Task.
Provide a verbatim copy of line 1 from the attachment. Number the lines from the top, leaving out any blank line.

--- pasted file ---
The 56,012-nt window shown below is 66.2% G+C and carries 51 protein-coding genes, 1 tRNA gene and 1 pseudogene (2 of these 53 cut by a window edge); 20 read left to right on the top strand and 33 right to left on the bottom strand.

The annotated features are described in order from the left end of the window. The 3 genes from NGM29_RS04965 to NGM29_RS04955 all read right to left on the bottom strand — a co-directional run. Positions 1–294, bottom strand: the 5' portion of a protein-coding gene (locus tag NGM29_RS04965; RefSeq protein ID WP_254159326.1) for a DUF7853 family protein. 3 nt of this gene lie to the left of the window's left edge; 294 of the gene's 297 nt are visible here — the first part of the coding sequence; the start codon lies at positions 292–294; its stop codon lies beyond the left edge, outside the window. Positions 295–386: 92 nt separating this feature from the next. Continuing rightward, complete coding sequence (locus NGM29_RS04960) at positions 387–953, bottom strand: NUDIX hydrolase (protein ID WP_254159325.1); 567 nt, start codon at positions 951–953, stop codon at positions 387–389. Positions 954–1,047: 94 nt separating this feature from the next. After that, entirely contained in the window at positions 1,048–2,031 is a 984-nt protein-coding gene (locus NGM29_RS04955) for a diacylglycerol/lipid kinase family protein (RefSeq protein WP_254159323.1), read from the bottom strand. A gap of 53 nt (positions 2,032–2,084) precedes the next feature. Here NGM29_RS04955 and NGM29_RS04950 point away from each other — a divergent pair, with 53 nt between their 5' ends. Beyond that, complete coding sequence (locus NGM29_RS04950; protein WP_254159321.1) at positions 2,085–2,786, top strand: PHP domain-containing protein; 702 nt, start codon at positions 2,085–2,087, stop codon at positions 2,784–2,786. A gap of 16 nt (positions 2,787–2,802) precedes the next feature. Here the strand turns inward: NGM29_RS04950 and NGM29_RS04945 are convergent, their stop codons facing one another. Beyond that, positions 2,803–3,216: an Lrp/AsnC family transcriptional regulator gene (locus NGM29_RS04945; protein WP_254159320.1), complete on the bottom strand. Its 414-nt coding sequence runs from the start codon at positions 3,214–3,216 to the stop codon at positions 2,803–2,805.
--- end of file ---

The 56,012-nt window shown below is 66.2% G+C and carries 51 protein-coding genes, 1 tRNA gene and 1 pseudogene (2 of these 53 cut by a window edge); 20 read left to right on the top strand and 33 right to left on the bottom strand.